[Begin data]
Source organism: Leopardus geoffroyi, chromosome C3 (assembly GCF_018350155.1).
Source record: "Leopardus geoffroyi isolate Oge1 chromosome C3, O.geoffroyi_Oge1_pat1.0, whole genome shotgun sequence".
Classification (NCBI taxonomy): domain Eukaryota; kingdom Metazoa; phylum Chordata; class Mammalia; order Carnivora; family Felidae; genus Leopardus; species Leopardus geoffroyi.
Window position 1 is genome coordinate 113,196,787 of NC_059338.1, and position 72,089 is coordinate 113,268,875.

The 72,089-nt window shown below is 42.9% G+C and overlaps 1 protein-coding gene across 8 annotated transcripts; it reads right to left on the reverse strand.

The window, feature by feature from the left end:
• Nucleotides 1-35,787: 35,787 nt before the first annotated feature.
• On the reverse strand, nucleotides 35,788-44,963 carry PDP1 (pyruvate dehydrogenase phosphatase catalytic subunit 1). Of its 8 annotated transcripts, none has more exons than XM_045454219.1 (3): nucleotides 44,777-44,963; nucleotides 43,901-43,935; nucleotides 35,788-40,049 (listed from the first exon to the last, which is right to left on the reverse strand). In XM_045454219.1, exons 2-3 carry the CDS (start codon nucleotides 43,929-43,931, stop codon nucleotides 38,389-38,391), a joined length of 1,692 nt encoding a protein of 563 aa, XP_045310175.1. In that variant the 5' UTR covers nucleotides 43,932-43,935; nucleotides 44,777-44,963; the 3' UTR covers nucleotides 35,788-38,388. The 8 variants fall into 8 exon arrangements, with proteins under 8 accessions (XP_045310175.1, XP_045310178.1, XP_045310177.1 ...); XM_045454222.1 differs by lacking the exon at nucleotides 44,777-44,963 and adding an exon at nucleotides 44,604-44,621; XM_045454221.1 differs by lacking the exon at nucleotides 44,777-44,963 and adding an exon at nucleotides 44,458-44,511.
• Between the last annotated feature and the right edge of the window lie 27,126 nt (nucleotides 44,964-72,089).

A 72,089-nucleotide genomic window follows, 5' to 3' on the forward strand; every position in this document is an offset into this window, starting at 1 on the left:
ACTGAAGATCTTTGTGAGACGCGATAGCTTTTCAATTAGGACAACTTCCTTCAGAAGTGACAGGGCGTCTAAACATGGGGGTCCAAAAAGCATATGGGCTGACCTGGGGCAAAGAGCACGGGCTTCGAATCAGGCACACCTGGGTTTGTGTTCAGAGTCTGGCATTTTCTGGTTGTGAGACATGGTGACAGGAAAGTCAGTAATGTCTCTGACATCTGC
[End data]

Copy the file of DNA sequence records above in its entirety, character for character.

Source organism: Leopardus geoffroyi, chromosome C3 (assembly GCF_018350155.1).
Source record: "Leopardus geoffroyi isolate Oge1 chromosome C3, O.geoffroyi_Oge1_pat1.0, whole genome shotgun sequence".
Classification (NCBI taxonomy): domain Eukaryota; kingdom Metazoa; phylum Chordata; class Mammalia; order Carnivora; family Felidae; genus Leopardus; species Leopardus geoffroyi.
Window position 1 is genome coordinate 113,196,787 of NC_059338.1, and position 72,089 is coordinate 113,268,875.

The 72,089-nt window shown below is 42.9% G+C and overlaps 1 protein-coding gene across 8 annotated transcripts; it reads right to left on the reverse strand.

The window, feature by feature from the left end:
• Nucleotides 1-35,787: 35,787 nt before the first annotated feature.
• On the reverse strand, nucleotides 35,788-44,963 carry PDP1 (pyruvate dehydrogenase phosphatase catalytic subunit 1). Of its 8 annotated transcripts, none has more exons than XM_045454219.1 (3): nucleotides 44,777-44,963; nucleotides 43,901-43,935; nucleotides 35,788-40,049 (listed from the first exon to the last, which is right to left on the reverse strand). In XM_045454219.1, exons 2-3 carry the CDS (start codon nucleotides 43,929-43,931, stop codon nucleotides 38,389-38,391), a joined length of 1,692 nt encoding a protein of 563 aa, XP_045310175.1. In that variant the 5' UTR covers nucleotides 43,932-43,935; nucleotides 44,777-44,963; the 3' UTR covers nucleotides 35,788-38,388. The 8 variants fall into 8 exon arrangements, with proteins under 8 accessions (XP_045310175.1, XP_045310178.1, XP_045310177.1 ...); XM_045454222.1 differs by lacking the exon at nucleotides 44,777-44,963 and adding an exon at nucleotides 44,604-44,621; XM_045454221.1 differs by lacking the exon at nucleotides 44,777-44,963 and adding an exon at nucleotides 44,458-44,511.
• Between the last annotated feature and the right edge of the window lie 27,126 nt (nucleotides 44,964-72,089).

A 72,089-nucleotide genomic window follows, 5' to 3' on the forward strand; every position in this document is an offset into this window, starting at 1 on the left:
ACTGAAGATCTTTGTGAGACGCGATAGCTTTTCAATTAGGACAACTTCCTTCAGAAGTGACAGGGCGTCTAAACATGGGGGTCCAAAAAGCATATGGGCTGACCTGGGGCAAAGAGCACGGGCTTCGAATCAGGCACACCTGGGTTTGTGTTCAGAGTCTGGCATTTTCTGGTTGTGAGACATGGTGACAGGAAAGTCAGTAATGTCTCTGACATCTGC